US equity futures edge down amid escalating China tension
Iseq declines by almost 2% with banks and housebuilders amongst losers
US equity futures edged down on Friday amid concern over escalating Sino-American tensions and worries the recovery in the world’s largest economy has stalled. Five-year Treasury yields touched an all-time low before bouncing back.
Shares in China bore the brunt of losses as Beijing ordered the US to shut a consulate in a tit-for-tat retaliation. S&P 500 futures and European stocks came off their session lows.
American Express dropped in pre-market trading after missing revenue estimates. Intel slumped more than 10 per cent in the pre-market after warning of a production delay, while rival chipmaker Advanced Micro Devices gained.
Gold closed in on $1,900 an ounce, nearing an all-time high. The dollar extended this week’s slide, and the offshore yuan dipped. Core European bonds fell after US Treasuries turned lower.
Beijing’s latest move further strains the increasingly fraught relationship with the US, which forced China to leave its mission in Houston earlier this week. The two superpowers have also recently clashed on trade and early handling of the coronavirus, raising fears of a protracted conflict.
“We won’t be surprised if there is some sell-off because investors are shifting focus back to this geo-political tension,” Janet Mui, an investment director at Brewin Dolphin, said on Bloomberg TV.
Also hitting sentiment was the first uptick in US jobless claims since March on Thursday. While European manufacturing data for July showed a return to growth, firms cut jobs for a fifth straight month. Earnings beats keep rolling in, though they’re coming against low expectations.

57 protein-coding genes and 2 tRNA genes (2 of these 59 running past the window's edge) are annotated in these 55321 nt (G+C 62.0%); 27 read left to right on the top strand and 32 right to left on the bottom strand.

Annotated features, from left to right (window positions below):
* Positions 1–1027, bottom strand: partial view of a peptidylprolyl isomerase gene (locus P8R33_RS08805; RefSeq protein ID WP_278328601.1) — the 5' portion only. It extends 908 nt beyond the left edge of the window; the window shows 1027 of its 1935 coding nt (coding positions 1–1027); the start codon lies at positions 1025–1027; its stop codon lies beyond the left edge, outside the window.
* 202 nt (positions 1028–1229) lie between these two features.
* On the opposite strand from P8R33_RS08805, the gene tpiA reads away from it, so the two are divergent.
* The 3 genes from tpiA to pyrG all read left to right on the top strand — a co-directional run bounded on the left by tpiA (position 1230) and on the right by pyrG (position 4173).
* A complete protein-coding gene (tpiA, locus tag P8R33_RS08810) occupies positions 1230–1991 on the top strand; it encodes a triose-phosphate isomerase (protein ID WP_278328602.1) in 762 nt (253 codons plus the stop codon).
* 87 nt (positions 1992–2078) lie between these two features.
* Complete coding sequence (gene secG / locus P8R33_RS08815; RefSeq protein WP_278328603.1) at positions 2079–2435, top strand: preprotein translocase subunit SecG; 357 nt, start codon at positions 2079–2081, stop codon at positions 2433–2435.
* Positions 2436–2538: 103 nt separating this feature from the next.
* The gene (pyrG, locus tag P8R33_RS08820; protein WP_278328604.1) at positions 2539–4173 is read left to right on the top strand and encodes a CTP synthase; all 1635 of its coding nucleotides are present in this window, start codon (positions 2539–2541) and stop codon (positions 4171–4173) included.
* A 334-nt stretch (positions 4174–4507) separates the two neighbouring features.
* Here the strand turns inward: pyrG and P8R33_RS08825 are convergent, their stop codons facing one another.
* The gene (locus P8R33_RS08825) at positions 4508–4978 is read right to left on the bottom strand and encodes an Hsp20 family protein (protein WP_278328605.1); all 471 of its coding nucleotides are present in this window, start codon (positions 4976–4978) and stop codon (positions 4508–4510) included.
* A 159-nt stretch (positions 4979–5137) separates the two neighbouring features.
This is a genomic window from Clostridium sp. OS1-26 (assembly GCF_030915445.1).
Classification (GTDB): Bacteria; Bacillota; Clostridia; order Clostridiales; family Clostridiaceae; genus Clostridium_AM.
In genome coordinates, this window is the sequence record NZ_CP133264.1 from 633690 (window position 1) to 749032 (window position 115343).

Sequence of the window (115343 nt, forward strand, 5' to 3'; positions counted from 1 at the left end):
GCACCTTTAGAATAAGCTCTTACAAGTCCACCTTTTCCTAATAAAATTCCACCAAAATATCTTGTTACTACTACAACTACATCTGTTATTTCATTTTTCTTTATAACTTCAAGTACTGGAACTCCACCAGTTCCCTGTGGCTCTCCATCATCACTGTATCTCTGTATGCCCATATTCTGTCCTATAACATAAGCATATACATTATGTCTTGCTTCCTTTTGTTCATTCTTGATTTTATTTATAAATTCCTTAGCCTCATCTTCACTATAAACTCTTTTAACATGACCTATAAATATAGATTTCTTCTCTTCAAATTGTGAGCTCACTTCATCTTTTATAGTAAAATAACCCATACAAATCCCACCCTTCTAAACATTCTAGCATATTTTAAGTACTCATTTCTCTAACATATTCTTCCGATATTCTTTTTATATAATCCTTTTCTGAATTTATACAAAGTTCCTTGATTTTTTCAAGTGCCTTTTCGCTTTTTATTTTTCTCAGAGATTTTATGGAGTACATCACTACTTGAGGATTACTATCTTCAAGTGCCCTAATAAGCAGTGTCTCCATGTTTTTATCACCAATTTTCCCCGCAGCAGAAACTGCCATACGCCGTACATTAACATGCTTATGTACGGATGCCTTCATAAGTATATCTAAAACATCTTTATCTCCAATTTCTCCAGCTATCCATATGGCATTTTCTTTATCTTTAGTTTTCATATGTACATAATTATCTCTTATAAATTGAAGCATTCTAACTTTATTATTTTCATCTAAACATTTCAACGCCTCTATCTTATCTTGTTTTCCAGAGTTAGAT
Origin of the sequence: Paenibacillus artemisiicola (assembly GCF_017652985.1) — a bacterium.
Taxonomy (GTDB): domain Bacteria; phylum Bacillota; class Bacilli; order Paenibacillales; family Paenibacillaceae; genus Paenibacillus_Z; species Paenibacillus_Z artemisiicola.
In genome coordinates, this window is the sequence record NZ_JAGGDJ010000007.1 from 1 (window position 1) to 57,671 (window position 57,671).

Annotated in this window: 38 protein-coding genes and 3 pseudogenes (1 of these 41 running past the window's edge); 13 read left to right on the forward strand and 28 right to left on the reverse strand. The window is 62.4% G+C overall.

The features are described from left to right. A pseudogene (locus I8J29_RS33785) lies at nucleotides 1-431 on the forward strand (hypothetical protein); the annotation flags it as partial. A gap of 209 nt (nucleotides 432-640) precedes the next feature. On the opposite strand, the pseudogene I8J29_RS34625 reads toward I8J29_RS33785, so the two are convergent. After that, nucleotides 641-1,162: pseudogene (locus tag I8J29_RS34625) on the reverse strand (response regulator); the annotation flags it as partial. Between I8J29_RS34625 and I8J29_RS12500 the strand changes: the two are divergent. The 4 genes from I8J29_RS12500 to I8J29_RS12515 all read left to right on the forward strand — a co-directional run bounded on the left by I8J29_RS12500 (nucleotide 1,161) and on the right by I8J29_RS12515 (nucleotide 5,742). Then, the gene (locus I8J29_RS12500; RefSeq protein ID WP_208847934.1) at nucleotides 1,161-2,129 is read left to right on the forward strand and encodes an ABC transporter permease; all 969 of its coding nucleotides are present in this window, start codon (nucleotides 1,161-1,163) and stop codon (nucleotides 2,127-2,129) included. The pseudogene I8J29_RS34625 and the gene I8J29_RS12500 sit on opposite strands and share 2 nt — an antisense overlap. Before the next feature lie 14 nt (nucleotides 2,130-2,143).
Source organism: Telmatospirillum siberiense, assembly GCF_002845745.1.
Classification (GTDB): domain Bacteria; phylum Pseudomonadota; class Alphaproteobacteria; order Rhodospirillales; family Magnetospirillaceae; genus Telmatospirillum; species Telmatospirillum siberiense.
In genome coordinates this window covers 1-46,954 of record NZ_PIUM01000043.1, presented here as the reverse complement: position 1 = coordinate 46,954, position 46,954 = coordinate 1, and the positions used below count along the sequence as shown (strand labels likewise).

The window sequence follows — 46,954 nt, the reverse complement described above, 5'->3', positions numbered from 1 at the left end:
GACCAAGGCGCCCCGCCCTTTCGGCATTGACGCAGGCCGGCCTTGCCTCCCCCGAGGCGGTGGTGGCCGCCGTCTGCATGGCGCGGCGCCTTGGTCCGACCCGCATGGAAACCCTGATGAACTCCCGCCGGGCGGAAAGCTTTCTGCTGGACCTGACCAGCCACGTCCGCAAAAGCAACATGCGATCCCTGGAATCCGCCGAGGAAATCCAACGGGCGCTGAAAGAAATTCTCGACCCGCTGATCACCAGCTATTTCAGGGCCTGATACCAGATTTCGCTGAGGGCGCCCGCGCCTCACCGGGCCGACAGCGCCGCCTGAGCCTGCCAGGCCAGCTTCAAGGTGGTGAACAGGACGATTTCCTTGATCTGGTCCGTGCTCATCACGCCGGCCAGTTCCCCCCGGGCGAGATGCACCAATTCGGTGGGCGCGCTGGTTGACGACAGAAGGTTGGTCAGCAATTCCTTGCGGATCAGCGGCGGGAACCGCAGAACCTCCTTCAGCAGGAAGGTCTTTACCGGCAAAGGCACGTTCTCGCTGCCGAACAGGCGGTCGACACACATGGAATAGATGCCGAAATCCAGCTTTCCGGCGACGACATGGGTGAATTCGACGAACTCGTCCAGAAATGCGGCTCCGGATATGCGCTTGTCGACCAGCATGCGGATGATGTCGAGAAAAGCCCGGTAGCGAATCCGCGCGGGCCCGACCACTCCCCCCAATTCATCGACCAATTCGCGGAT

Elsewhere, European shares fell as global sentiment soured after Beijing ordered United States to close its consulate in a Chinese city.
The pan-European Stoxx 600 index fell 1.5 per cent, on track for its biggest one-day drop in a month, pushing it into losses for the week.
The Iseq All-Share index in Dublin fell further, dropping by 1.9 per cent by 8:30am. Housebuilders and banks were among losers, reversing gains made earlier in the week.
On the wider Stoxx index, technology stocks led losses following a sell-off in US peers overnight, while the China-sensitive basic materials sector lost 1.9 per cent.
British Gas owner Centrica surged 30 per cent to top the Stoxx 600, despite posting lower first-half earnings as it announced plans to sell its North American business Direct Energy to NRG Energy for $3.63 billion.
Norwegian energy company Equinor rose 0.5 per cent after reporting an 89 per cent drop in operating profit, while analysts had expected a loss.
The world’s biggest lighting maker, Signify jumped 4.5 per cent after a 62 per cent jump in second-quarter net profit, and on plans to pay down €350 milllion in debt this year. – Agencies